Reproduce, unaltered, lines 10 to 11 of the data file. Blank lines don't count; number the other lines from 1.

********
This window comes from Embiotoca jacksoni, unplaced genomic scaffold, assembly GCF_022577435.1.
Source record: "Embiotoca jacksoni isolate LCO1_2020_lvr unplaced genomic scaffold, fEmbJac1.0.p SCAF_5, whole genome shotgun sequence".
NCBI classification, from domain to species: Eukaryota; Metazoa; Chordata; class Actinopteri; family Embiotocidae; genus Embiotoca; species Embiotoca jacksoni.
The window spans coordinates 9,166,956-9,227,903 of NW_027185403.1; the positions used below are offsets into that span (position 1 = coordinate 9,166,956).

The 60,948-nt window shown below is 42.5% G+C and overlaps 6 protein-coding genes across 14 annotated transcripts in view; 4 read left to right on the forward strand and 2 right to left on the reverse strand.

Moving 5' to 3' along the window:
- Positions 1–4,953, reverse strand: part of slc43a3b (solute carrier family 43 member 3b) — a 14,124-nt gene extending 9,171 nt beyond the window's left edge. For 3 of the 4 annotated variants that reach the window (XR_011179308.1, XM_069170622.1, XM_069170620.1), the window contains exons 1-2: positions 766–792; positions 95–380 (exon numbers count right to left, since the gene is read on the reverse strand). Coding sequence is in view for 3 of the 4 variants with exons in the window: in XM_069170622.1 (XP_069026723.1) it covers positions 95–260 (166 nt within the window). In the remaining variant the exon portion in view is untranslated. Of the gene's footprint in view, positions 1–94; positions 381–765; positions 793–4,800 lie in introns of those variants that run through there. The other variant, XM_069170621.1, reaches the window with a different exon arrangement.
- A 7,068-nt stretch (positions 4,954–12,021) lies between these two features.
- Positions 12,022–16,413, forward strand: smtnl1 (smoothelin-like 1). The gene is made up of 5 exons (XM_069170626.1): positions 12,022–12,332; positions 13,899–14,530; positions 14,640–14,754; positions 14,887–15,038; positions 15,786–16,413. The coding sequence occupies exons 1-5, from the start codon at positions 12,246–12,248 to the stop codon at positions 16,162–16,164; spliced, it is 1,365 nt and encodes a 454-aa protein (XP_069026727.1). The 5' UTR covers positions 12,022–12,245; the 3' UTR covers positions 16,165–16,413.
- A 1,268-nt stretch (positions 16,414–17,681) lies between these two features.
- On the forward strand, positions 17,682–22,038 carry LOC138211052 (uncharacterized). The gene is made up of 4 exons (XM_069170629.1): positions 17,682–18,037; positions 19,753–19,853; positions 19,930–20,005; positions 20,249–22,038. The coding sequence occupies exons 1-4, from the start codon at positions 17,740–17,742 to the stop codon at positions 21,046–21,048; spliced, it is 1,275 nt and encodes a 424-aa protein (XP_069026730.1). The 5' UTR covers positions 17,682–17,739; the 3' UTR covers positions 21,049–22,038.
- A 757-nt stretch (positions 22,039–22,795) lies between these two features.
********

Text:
- A 1,268-nt stretch (positions 16,414–17,681) lies between these two features.
- On the forward strand, positions 17,682–22,038 carry LOC138211052 (uncharacterized). The gene is made up of 4 exons (XM_069170629.1): positions 17,682–18,037; positions 19,753–19,853; positions 19,930–20,005; positions 20,249–22,038. The coding sequence occupies exons 1-4, from the start codon at positions 17,740–17,742 to the stop codon at positions 21,046–21,048; spliced, it is 1,275 nt and encodes a 424-aa protein (XP_069026730.1). The 5' UTR covers positions 17,682–17,739; the 3' UTR covers positions 21,049–22,038.